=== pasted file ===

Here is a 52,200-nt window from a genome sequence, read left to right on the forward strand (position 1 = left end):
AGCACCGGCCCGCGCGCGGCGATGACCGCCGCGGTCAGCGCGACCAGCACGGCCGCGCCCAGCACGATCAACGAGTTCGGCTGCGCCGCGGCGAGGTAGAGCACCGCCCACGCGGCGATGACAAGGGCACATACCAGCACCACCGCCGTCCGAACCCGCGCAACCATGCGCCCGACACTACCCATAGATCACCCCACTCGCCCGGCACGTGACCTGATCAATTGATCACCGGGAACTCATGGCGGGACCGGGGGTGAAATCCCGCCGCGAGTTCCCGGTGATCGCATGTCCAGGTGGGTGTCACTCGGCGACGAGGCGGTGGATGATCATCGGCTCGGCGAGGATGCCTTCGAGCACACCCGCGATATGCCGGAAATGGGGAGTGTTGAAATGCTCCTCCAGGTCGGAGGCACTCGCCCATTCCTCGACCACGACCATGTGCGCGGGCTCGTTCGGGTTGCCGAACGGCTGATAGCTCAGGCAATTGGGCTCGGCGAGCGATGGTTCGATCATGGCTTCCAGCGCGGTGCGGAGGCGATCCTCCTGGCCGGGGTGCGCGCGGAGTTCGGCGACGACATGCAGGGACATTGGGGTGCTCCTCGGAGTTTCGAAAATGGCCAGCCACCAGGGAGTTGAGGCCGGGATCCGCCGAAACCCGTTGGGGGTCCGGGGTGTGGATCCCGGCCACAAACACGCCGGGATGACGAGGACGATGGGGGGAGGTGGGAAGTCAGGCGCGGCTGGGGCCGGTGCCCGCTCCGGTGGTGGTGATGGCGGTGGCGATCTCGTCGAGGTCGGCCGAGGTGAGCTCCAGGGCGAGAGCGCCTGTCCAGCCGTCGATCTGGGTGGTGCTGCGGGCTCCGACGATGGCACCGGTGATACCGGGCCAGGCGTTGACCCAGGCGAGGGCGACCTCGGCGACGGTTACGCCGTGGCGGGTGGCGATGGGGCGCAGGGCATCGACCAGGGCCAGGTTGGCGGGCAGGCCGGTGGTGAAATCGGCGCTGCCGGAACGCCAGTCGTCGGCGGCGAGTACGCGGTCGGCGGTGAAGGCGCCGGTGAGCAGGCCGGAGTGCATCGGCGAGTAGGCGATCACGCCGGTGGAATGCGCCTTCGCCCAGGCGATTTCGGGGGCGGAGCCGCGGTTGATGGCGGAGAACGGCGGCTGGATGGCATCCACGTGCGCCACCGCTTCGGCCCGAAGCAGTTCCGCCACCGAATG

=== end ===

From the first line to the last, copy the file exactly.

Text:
Here is a 52,200-nt window from a genome sequence, read left to right on the forward strand (position 1 = left end):
AGCACCGGCCCGCGCGCGGCGATGACCGCCGCGGTCAGCGCGACCAGCACGGCCGCGCCCAGCACGATCAACGAGTTCGGCTGCGCCGCGGCGAGGTAGAGCACCGCCCACGCGGCGATGACAAGGGCACATACCAGCACCACCGCCGTCCGAACCCGCGCAACCATGCGCCCGACACTACCCATAGATCACCCCACTCGCCCGGCACGTGACCTGATCAATTGATCACCGGGAACTCATGGCGGGACCGGGGGTGAAATCCCGCCGCGAGTTCCCGGTGATCGCATGTCCAGGTGGGTGTCACTCGGCGACGAGGCGGTGGATGATCATCGGCTCGGCGAGGATGCCTTCGAGCACACCCGCGATATGCCGGAAATGGGGAGTGTTGAAATGCTCCTCCAGGTCGGAGGCACTCGCCCATTCCTCGACCACGACCATGTGCGCGGGCTCGTTCGGGTTGCCGAACGGCTGATAGCTCAGGCAATTGGGCTCGGCGAGCGATGGTTCGATCATGGCTTCCAGCGCGGTGCGGAGGCGATCCTCCTGGCCGGGGTGCGCGCGGAGTTCGGCGACGACATGCAGGGACATTGGGGTGCTCCTCGGAGTTTCGAAAATGGCCAGCCACCAGGGAGTTGAGGCCGGGATCCGCCGAAACCCGTTGGGGGTCCGGGGTGTGGATCCCGGCCACAAACACGCCGGGATGACGAGGACGATGGGGGGAGGTGGGAAGTCAGGCGCGGCTGGGGCCGGTGCCCGCTCCGGTGGTGGTGATGGCGGTGGCGATCTCGTCGAGGTCGGCCGAGGTGAGCTCCAGGGCGAGAGCGCCTGTCCAGCCGTCGATCTGGGTGGTGCTGCGGGCTCCGACGATGGCACCGGTGATACCGGGCCAGGCGTTGACCCAGGCGAGGGCGACCTCGGCGACGGTTACGCCGTGGCGGGTGGCGATGGGGCGCAGGGCATCGACCAGGGCCAGGTTGGCGGGCAGGCCGGTGGTGAAATCGGCGCTGCCGGAACGCCAGTCGTCGGCGGCGAGTACGCGGTCGGCGGTGAAGGCGCCGGTGAGCAGGCCGGAGTGCATCGGCGAGTAGGCGATCACGCCGGTGGAATGCGCCTTCGCCCAGGCGATTTCGGGGGCGGAGCCGCGGTTGATGGCGGAGAACGGCGGCTGGATGGCATCCACGTGCGCCACCGCTTCGGCCCGAAGCAGTTCCGCCACCGAATG